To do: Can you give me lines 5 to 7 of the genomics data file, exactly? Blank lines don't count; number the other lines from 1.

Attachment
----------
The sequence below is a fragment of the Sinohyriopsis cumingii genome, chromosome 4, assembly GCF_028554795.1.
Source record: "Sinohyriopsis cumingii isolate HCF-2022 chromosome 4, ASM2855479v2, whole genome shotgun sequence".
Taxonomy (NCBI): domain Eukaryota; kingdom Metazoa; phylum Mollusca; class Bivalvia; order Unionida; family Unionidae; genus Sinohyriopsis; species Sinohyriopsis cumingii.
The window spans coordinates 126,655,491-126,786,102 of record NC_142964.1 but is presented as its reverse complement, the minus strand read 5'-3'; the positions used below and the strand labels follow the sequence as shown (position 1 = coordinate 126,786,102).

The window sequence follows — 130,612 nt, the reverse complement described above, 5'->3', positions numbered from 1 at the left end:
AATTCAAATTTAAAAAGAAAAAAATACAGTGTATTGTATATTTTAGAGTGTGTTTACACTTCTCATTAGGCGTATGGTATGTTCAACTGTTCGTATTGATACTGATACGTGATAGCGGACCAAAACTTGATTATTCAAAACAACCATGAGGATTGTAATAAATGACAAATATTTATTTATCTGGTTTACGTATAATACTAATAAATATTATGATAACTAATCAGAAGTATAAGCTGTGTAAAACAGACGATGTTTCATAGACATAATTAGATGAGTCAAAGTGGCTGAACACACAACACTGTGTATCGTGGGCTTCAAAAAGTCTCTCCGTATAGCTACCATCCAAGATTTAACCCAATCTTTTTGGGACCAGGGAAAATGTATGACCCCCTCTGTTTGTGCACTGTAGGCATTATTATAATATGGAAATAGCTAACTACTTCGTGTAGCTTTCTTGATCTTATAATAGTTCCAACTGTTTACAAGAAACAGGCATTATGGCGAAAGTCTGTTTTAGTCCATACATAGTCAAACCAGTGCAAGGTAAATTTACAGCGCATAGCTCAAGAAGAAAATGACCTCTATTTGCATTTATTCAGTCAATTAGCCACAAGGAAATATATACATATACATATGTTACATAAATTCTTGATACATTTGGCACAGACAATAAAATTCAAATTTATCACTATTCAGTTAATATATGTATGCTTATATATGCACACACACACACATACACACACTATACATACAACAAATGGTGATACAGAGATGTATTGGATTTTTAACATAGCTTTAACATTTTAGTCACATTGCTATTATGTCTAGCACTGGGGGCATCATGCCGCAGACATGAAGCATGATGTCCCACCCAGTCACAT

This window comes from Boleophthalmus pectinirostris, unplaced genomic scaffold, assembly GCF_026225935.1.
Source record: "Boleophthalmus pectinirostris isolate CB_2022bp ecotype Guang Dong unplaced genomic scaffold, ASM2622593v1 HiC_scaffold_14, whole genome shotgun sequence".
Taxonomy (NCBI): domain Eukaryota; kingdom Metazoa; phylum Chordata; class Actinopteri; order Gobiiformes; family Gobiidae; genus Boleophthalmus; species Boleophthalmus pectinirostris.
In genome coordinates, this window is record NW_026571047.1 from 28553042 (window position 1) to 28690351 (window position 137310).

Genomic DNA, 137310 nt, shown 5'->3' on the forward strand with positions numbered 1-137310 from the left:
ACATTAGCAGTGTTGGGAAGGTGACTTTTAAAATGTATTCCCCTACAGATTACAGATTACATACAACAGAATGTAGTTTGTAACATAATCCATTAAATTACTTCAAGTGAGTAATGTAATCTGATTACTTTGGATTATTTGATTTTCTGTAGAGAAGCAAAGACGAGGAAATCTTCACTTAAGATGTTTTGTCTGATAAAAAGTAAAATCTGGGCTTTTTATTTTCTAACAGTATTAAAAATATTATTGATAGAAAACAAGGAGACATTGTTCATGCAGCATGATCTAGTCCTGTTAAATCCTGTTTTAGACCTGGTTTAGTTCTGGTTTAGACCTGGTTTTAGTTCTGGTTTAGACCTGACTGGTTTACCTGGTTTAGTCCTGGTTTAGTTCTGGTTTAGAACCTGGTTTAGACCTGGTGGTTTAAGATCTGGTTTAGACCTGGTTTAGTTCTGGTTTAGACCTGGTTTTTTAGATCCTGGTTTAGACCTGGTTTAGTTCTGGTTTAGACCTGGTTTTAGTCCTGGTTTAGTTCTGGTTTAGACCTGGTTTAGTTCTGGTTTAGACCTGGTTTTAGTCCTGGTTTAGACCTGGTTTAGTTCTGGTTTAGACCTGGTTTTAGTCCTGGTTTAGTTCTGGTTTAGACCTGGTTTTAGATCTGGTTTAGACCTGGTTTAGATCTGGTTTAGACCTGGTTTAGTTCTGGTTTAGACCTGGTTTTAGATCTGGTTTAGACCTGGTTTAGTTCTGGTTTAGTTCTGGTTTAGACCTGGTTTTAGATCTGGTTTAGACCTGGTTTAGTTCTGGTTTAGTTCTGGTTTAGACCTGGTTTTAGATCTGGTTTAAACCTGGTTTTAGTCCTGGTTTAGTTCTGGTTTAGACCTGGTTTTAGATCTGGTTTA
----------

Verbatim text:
The window sequence follows — 130,612 nt, the reverse complement described above, 5'->3', positions numbered from 1 at the left end:
AATTCAAATTTAAAAAGAAAAAAATACAGTGTATTGTATATTTTAGAGTGTGTTTACACTTCTCATTAGGCGTATGGTATGTTCAACTGTTCGTATTGATACTGATACGTGATAGCGGACCAAAACTTGATTATTCAAAACAACCATGAGGATTGTAATAAATGACAAATATTTATTTATCTGGTTTACGTATAATACTAATAAATATTATGATAACTAATCAGAAGTATAAGCTGTGTAAAACAGACGATGTTTCATAGACATAATTAGATGAGTCAAAGTGGCTGAACACACAACACTGTGTATCGTGGGCTTCAAAAAGTCTCTCCGTATAGCTACCATCCAAGATTTAACCCAATCTTTTTGGGACCAGGGAAAATGTATGACCCCCTCTGTTTGTGCACTGTAGGCATTATTATAATATGGAAATAGCTAACTACTTCGTGTAGCTTTCTTGATCTTATAATAGTTCCAACTGTTTACAAGAAACAGGCATTATGGCGAAAGTCTGTTTTAGTCCATACATAGTCAAACCAGTGCAAGGTAAATTTACAGCGCATAGCTCAAGAAGAAAATGACCTCTATTTGCATTTATTCAGTCAATTAGCCACAAGGAAATATATACATATACATATGTTACATAAATTCTTGATACATTTGGCACAGACAATAAAATTCAAATTTATCACTATTCAGTTAATATATGTATGCTTATATATGCACACACACACACATACACACACTATACATACAACAAATGGTGATACAGAGATGTATTGGATTTTTAACATAGCTTTAACATTTTAGTCACATTGCTATTATGTCTAGCACTGGGGGCATCATGCCGCAGACATGAAGCATGATGTCCCACCCAGTCACAT

This window comes from Boleophthalmus pectinirostris, unplaced genomic scaffold, assembly GCF_026225935.1.